The Coffin and Libya’s War in Chad

The Imtidad Blog has a translation of an excerpt from التابوت (The Coffin) Abdallah al-Ghazal’s 2003 novel on the Libya-Chad ‘Toyota War’. The conflict over the Azou Strip on the southern border between Libya and Chad was a major point in Libya foreign policy in the 1970s and 1980s, with several clashes and interventions from the Libyan side into Chad from 1978 through till 1987. The conflict was eventually settled at high costs for the Libyans especially who lost thousands and thousands of men and lots of materiel (although there are impressive descriptions of the Libyans troops and weapons from north to south over more than a thousand kilometres by air and ground the Libyans were melted in combat and suffered from trouble with their Chadian clients and their politics). The technical component in the war has aroused some interested, as the term ‘Toyota War’ suggests, though the role of air power has been another focus. The history is nowadays neglected, especially since Libya became closely tied to Chad’s leadership after the conflict ended. Academic books have been written on the subject and it features prominently in some works on African geopolitics or Libyan foreign policy in Africa; there do not seem to be many accounts of the fighting on the Libyan side that are easily accessible in general. It is not obscure to Africa or Libya watchers but does not always stand out in the way other African conflicts do.*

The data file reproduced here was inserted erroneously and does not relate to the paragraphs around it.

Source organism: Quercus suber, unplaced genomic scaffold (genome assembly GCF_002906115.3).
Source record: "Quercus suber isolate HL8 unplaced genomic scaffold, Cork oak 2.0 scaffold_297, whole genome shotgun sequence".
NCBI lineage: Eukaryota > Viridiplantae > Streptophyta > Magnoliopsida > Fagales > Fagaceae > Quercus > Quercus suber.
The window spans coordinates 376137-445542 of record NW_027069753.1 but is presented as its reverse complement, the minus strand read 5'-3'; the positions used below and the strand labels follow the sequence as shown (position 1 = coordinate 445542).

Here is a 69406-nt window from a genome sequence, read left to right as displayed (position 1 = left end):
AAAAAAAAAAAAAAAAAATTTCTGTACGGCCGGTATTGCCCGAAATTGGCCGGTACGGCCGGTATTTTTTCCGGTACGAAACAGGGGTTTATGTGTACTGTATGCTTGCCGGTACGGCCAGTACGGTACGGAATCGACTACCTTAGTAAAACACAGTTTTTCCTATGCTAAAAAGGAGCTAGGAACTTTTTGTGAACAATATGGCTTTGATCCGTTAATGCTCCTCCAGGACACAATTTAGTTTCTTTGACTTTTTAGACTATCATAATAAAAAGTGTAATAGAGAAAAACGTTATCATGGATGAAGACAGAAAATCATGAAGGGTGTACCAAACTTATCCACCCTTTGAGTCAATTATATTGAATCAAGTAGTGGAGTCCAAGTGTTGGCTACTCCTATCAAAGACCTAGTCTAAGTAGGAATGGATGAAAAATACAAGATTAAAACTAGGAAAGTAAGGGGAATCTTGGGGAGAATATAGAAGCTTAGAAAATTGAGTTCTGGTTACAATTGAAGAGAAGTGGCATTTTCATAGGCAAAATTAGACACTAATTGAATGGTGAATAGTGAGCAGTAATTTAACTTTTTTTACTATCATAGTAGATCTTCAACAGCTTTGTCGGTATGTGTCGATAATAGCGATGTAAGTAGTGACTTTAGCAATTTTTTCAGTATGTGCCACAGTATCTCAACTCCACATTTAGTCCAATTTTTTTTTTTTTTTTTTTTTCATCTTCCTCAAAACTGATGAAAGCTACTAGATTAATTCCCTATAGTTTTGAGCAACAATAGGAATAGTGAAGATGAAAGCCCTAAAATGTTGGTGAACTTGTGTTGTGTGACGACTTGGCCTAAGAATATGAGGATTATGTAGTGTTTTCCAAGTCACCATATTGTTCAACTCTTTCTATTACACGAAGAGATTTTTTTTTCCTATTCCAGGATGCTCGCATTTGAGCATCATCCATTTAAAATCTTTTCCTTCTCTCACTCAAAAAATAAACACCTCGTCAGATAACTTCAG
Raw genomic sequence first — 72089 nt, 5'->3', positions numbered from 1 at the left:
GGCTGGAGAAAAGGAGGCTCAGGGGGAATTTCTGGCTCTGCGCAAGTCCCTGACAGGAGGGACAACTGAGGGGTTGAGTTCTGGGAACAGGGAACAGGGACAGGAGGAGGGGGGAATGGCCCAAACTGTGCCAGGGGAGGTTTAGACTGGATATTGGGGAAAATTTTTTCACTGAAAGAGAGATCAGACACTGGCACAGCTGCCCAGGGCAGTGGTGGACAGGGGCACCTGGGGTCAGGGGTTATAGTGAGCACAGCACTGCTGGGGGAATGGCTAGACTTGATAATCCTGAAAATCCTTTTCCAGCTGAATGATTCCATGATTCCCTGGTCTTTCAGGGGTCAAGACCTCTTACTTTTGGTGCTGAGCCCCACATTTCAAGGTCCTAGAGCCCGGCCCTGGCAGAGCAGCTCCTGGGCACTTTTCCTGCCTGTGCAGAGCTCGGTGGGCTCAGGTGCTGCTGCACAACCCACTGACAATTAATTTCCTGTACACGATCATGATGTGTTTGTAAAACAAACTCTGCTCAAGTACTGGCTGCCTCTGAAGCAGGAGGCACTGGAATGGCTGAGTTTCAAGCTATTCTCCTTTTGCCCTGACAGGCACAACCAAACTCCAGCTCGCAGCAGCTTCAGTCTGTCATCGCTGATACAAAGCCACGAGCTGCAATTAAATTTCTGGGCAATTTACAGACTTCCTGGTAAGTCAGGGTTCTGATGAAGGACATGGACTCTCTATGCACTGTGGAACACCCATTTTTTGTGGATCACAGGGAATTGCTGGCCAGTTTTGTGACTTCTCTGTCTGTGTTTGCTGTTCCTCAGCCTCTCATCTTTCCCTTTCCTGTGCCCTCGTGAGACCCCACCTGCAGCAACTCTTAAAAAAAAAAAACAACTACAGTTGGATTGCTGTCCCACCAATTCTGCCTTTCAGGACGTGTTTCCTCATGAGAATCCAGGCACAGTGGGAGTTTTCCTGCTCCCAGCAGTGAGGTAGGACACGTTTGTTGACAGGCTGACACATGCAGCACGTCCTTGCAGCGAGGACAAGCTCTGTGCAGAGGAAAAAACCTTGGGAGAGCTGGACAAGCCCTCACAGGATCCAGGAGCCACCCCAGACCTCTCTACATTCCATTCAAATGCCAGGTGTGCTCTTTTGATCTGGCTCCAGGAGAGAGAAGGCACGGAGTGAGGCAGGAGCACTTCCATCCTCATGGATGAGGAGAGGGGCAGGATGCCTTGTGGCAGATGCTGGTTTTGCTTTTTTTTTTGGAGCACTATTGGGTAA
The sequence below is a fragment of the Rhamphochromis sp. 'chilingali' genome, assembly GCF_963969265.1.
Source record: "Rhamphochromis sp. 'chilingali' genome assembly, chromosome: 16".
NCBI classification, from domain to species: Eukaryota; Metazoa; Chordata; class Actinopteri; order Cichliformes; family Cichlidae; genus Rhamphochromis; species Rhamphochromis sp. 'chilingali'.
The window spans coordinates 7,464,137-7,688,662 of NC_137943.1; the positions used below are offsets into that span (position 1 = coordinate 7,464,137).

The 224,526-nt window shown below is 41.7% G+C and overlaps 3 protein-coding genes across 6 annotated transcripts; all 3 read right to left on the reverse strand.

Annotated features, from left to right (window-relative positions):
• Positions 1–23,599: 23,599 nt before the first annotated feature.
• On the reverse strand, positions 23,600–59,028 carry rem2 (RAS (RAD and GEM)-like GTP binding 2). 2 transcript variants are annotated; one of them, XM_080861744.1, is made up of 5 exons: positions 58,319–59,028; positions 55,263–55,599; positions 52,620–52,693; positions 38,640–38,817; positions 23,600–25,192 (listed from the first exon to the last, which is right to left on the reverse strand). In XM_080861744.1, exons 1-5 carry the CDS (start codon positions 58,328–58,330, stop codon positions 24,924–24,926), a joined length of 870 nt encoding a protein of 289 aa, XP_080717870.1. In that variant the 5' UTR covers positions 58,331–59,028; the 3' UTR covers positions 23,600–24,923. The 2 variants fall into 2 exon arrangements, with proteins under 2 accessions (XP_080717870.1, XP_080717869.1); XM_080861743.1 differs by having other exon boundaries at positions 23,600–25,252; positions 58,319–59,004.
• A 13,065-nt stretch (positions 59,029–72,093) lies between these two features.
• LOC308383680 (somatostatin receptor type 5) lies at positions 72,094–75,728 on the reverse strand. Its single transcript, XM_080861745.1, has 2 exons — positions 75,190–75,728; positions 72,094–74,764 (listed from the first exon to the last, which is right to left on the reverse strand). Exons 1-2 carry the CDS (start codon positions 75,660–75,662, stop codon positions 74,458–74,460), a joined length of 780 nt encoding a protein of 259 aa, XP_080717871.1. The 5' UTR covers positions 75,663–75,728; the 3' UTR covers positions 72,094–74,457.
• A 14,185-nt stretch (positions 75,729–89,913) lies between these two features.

In any case, al-Ghazal’s novel is quite worth reading: this reader came across the Arabic version a couple of years ago and finished it in June or July of this year and not being a literary person he is not in a good place to judge its artistic quality. التابوت The Coffin holds attention and gives a sense of what an individual’s experience was like in one of these miserable and needless conflicts you read about in political and security literature or see caricatured in bad cinema (there is actually an awful Pauly Shore comedy (‘In the Army Now’) about a couple of dimwitted American reservists caught in the midsts of a Libyan invasion of Chad). It was worth going through in Arabic. The translated excerpt at Imtidad is decent but if the reader has a sense for Arabic the renderings that may come off as awkward or robotic do make sense and most of it does capture the style and feel of al-Ghazal’s narrative (that is not meant as criticism, given the blocky translations that go up on this site). Hopefully there will be more translations of the book at Imtidad as has been promised.

 

* In passing, a few resources on the conflict specifically include: Wright’s Libya, Chad and the Central Sahara (1989); Neuberger, Involvement, Invasion, and Withdrawal: Qadhdhafī’s Libya and Chad, 1969-1981 (1982); Burr and O’Collins, Africa’s Thirty Year’s War: Libya, Chad, and the Sudan, 1963-1993 (1999); Azevedo’s Roots of Conflict: A History of War in Chad (1998); Nolutshungu’s Limits of Anarchy: Intervention and State Formation in Chad (1995); Brandily, “Le Tchad face nord 1978-1979″, in Politique Africaine (1984); De Lespinois, “L’emploi de la force aérienne au Tchad (1967–1987)” in Penser les Ailes françaises (June, 2005); there are also informative discussions of the conflict’s internal dynamics in Vandewalle’s A Modern History of Libya (2006) and Libya since Independence: Oil and State-building (1998).

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